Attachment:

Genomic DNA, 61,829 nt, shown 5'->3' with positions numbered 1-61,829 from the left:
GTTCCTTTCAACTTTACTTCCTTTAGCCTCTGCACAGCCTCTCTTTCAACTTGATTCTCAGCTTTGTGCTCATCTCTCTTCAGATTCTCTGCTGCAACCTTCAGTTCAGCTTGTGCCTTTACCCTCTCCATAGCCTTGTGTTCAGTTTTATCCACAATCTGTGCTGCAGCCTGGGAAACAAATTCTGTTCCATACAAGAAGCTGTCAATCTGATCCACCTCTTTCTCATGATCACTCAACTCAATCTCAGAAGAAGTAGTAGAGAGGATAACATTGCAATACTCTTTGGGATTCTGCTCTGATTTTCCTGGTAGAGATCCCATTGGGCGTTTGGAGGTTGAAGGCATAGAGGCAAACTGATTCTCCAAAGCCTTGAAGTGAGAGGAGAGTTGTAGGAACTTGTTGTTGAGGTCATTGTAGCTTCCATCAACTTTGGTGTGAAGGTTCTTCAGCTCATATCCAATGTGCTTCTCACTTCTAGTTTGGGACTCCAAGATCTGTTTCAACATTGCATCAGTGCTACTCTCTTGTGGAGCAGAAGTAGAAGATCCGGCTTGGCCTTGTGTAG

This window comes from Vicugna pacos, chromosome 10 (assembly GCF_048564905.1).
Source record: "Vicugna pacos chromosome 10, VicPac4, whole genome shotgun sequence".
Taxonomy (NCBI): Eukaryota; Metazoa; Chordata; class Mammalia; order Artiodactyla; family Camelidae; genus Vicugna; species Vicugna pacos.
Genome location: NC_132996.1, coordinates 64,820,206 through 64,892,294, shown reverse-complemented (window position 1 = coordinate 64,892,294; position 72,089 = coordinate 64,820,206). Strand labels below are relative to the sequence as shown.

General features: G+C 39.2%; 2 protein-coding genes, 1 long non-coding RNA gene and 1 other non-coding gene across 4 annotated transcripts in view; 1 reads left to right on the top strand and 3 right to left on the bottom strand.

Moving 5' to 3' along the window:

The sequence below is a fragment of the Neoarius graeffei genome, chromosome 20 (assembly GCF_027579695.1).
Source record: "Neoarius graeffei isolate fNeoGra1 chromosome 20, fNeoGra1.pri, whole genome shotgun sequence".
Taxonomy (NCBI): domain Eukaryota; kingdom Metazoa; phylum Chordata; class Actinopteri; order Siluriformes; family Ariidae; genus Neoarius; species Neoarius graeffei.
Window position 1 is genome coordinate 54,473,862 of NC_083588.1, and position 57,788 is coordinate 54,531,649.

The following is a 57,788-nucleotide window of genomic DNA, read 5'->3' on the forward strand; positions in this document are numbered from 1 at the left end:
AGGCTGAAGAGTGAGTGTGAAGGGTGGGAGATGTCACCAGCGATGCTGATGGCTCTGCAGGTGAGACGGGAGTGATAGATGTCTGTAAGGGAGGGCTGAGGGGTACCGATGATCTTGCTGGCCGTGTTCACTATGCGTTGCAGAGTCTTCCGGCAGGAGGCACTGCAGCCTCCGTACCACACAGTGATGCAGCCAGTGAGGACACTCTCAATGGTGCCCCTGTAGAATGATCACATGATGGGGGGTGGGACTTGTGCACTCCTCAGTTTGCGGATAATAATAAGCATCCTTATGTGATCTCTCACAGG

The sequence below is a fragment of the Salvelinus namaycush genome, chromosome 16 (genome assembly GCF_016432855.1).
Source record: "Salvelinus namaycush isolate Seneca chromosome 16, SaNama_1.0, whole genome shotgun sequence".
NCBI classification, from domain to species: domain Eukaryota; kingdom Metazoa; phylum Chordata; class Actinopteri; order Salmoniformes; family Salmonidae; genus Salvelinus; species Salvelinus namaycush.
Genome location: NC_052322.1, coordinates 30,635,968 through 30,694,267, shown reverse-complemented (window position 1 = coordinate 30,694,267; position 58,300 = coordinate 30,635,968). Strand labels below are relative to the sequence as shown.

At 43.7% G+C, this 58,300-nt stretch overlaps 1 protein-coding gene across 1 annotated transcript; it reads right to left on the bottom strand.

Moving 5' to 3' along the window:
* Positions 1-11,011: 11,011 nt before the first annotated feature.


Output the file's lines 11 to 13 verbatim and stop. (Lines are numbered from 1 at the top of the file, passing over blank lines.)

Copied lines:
Taxonomy (NCBI): domain Eukaryota; kingdom Metazoa; phylum Chordata; class Actinopteri; order Siluriformes; family Ariidae; genus Neoarius; species Neoarius graeffei.
Window position 1 is genome coordinate 54,473,862 of NC_083588.1, and position 57,788 is coordinate 54,531,649.

The following is a 57,788-nucleotide window of genomic DNA, read 5'->3' on the forward strand; positions in this document are numbered from 1 at the left end: